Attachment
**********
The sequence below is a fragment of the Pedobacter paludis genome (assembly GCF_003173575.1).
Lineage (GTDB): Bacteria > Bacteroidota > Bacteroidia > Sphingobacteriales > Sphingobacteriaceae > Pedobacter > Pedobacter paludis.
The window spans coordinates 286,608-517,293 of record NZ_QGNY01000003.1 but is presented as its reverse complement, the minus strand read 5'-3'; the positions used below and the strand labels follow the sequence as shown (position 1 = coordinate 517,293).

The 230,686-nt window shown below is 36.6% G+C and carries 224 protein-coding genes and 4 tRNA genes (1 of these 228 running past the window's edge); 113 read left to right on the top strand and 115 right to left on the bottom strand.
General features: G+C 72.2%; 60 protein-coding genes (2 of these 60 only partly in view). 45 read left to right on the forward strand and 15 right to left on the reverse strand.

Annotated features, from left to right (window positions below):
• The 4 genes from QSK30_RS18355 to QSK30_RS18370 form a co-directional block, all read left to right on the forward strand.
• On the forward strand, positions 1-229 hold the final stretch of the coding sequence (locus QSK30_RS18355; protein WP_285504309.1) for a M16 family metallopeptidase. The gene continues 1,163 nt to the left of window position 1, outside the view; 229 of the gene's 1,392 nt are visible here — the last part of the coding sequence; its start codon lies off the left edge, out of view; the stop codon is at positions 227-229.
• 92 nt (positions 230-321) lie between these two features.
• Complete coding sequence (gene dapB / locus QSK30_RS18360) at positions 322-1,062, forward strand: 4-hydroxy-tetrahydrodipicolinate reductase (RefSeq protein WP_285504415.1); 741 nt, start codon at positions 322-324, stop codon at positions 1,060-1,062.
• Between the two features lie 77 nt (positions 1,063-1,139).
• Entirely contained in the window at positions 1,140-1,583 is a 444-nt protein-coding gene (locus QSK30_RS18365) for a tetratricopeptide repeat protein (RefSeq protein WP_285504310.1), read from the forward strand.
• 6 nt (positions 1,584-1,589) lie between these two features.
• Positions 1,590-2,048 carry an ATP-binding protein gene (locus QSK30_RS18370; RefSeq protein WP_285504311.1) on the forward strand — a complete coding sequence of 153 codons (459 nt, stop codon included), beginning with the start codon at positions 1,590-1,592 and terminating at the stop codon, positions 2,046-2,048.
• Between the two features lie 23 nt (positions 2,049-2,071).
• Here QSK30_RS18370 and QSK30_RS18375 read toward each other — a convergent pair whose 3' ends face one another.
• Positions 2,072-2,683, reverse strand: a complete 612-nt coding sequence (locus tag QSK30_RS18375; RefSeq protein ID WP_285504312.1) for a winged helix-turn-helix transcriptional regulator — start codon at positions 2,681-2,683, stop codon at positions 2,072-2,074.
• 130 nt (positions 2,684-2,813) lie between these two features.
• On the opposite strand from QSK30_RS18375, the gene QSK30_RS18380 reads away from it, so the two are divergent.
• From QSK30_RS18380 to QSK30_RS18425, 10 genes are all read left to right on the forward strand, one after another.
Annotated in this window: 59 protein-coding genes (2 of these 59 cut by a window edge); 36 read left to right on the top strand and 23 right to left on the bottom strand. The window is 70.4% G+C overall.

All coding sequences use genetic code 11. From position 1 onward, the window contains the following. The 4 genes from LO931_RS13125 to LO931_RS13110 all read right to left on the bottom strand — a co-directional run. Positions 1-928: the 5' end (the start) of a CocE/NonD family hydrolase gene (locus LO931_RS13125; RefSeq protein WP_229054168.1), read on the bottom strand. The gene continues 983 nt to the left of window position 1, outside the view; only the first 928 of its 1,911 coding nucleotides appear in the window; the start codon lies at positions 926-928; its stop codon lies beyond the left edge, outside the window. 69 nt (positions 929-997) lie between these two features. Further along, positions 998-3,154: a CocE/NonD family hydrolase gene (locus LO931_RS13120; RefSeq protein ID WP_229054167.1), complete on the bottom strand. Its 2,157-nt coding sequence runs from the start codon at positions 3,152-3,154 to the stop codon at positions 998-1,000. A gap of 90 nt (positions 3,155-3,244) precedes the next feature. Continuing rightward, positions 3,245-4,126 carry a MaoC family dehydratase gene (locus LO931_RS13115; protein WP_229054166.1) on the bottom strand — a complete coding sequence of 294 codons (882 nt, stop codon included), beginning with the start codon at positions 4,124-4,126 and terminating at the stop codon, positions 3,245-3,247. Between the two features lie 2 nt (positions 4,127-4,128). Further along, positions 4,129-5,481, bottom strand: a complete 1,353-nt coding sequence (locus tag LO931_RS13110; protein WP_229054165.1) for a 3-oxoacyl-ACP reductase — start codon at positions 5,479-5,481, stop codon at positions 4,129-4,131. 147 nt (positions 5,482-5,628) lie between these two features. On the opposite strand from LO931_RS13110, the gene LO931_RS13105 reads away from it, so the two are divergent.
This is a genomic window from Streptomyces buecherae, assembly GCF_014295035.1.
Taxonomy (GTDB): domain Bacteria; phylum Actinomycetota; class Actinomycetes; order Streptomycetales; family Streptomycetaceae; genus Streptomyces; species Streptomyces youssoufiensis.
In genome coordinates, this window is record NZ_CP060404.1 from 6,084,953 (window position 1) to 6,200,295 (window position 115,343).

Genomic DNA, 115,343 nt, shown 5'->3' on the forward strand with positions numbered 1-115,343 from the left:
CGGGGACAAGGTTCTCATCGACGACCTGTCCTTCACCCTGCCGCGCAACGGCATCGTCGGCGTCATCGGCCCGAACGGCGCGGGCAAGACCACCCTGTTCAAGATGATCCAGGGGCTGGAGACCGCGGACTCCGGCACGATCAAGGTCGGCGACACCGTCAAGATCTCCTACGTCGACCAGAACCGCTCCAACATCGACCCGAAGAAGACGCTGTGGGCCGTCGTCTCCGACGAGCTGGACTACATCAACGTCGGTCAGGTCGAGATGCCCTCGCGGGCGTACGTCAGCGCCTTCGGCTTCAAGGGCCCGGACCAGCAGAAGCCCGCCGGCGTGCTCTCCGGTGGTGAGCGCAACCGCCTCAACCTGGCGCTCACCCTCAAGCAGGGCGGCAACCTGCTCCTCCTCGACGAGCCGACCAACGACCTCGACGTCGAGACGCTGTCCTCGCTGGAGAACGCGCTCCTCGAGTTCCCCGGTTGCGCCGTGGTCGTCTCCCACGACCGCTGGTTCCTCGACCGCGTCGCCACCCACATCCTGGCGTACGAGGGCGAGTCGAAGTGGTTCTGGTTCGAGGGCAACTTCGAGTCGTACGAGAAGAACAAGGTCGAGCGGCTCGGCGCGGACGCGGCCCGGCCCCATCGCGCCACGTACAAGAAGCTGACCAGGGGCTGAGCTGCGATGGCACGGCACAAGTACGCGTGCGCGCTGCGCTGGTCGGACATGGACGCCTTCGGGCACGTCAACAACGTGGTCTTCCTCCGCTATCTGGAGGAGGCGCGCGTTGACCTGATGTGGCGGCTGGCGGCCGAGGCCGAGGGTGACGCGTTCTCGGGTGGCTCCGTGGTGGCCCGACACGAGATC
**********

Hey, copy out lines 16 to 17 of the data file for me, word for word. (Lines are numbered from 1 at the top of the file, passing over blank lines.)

• Here QSK30_RS18370 and QSK30_RS18375 read toward each other — a convergent pair whose 3' ends face one another.
• Positions 2,072-2,683, reverse strand: a complete 612-nt coding sequence (locus tag QSK30_RS18375; RefSeq protein ID WP_285504312.1) for a winged helix-turn-helix transcriptional regulator — start codon at positions 2,681-2,683, stop codon at positions 2,072-2,074.